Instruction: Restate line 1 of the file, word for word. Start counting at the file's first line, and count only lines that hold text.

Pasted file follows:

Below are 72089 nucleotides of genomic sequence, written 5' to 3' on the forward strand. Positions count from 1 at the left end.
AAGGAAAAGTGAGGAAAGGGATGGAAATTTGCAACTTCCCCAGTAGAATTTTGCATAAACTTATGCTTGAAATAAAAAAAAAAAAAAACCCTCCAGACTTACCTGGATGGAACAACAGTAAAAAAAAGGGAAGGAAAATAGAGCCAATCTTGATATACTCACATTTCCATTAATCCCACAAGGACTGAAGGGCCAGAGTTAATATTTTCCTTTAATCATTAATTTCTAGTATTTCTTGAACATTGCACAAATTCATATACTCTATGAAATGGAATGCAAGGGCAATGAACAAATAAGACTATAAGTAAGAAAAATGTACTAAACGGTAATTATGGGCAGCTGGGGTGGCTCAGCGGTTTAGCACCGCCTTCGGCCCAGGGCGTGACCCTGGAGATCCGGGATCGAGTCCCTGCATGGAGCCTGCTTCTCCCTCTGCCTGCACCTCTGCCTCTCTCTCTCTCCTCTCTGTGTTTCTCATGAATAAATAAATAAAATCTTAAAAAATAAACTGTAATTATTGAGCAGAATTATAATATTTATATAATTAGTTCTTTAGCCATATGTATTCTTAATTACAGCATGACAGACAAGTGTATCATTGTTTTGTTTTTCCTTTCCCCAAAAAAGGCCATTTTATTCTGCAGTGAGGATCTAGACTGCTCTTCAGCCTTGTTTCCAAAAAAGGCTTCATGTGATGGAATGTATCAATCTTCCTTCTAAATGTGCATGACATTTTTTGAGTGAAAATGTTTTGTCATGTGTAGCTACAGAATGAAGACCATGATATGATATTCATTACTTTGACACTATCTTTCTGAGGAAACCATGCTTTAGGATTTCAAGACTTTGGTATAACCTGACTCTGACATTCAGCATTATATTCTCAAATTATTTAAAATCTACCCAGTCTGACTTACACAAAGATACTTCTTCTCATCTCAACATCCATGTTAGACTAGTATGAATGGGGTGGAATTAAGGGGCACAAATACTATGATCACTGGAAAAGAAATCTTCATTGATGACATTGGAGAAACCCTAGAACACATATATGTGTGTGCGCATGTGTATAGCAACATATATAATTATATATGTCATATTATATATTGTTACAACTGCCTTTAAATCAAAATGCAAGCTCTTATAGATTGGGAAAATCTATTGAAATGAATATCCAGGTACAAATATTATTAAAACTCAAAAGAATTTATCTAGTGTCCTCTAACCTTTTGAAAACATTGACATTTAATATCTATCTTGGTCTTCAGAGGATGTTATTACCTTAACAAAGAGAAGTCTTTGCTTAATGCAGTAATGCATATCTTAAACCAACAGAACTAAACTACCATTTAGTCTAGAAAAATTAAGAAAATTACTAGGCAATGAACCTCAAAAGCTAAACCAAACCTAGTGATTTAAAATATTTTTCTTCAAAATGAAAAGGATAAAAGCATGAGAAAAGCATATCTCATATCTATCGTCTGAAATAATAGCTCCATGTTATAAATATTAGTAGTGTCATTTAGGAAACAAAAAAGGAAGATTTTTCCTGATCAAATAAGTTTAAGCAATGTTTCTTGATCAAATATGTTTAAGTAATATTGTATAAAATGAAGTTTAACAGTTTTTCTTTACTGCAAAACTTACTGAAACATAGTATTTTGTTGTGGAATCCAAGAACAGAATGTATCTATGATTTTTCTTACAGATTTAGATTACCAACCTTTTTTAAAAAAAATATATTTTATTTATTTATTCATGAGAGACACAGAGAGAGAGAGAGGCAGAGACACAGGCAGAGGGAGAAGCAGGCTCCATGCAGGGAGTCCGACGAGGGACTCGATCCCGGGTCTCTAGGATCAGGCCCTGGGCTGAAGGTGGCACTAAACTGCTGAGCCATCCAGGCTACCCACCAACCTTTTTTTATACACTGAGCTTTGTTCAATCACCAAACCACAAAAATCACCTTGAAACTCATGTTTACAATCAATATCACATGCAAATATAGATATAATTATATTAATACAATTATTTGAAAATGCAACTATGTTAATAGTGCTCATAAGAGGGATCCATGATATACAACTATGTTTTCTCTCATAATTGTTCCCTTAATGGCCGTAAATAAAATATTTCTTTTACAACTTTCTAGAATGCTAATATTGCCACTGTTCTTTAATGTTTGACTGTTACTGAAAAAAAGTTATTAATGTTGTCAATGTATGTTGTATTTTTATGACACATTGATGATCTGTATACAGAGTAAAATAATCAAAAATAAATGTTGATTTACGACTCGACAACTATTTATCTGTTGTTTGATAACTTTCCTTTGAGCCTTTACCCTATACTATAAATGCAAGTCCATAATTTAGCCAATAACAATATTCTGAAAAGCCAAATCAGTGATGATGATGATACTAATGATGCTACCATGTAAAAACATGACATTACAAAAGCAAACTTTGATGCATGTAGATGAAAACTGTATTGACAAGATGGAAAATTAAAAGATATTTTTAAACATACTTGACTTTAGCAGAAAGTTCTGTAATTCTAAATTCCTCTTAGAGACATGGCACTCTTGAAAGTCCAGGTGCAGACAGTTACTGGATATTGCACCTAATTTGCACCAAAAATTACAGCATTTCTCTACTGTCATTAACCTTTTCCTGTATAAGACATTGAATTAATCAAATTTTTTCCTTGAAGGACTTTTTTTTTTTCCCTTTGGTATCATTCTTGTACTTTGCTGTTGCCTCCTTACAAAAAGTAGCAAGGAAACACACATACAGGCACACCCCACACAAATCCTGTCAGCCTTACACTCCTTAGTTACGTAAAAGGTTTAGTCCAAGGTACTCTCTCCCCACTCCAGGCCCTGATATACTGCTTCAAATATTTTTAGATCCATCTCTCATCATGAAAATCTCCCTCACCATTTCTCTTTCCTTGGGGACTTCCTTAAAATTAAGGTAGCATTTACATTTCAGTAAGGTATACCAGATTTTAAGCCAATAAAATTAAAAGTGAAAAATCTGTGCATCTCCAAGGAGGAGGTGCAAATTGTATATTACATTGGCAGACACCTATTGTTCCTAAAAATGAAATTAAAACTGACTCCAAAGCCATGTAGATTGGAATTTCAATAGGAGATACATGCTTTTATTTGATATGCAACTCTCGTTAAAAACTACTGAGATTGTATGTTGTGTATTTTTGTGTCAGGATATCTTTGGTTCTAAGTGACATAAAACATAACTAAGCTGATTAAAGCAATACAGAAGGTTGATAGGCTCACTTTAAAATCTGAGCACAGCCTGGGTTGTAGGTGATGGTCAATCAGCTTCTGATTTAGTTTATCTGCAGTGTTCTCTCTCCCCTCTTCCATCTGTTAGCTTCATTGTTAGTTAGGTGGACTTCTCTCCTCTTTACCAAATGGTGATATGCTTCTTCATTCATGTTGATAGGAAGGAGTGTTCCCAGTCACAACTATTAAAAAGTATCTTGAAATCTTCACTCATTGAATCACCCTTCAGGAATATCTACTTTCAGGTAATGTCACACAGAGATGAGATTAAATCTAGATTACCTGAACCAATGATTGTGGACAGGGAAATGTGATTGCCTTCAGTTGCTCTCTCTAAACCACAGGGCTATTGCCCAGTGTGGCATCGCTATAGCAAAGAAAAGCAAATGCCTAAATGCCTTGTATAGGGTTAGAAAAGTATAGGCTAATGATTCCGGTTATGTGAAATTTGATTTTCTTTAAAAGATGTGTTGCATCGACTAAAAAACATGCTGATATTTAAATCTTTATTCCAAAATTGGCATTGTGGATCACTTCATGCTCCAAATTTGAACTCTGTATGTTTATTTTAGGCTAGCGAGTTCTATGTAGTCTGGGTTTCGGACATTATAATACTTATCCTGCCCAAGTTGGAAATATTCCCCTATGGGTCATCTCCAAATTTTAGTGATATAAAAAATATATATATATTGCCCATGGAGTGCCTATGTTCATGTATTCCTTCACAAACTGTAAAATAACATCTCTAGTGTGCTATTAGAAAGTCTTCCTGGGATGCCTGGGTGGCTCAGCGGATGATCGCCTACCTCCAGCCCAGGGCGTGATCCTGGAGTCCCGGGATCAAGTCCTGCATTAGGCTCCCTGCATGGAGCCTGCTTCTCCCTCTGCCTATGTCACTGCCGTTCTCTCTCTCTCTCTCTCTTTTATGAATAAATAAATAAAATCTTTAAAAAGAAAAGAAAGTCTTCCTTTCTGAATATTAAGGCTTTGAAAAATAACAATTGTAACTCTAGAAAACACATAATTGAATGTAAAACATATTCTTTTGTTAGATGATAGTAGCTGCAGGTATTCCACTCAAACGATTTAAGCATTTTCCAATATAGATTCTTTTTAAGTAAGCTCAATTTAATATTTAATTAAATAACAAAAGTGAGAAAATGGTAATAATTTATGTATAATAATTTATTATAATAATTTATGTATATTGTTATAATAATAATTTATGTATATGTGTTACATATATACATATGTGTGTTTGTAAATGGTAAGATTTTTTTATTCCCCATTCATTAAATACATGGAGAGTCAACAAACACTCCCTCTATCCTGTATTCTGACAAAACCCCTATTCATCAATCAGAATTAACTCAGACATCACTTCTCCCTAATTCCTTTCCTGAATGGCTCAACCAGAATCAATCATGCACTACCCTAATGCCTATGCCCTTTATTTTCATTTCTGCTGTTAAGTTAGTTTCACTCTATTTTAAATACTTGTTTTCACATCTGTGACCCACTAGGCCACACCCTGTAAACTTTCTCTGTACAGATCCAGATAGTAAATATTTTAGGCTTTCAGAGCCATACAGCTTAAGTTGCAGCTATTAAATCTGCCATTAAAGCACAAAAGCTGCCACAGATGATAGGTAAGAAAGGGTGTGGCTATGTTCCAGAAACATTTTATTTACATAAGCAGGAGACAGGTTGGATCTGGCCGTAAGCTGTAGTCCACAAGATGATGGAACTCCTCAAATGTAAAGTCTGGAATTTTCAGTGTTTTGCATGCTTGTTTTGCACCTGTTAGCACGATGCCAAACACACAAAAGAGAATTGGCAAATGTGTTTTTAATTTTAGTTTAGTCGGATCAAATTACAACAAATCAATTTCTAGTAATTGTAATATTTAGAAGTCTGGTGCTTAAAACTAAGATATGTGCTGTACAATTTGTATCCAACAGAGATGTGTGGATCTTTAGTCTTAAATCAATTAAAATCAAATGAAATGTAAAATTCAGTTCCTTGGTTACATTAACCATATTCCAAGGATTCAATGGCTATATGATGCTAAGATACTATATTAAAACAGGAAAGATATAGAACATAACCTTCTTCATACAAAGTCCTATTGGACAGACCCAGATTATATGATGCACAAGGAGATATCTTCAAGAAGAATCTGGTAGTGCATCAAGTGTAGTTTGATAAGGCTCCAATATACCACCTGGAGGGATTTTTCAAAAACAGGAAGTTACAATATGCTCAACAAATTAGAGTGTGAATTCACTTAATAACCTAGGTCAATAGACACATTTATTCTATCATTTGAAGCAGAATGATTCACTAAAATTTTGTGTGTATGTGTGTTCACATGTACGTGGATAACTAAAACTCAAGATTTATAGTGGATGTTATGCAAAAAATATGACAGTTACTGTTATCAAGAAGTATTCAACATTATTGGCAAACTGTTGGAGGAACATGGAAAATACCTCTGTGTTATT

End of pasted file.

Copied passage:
Below are 72089 nucleotides of genomic sequence, written 5' to 3' on the forward strand. Positions count from 1 at the left end.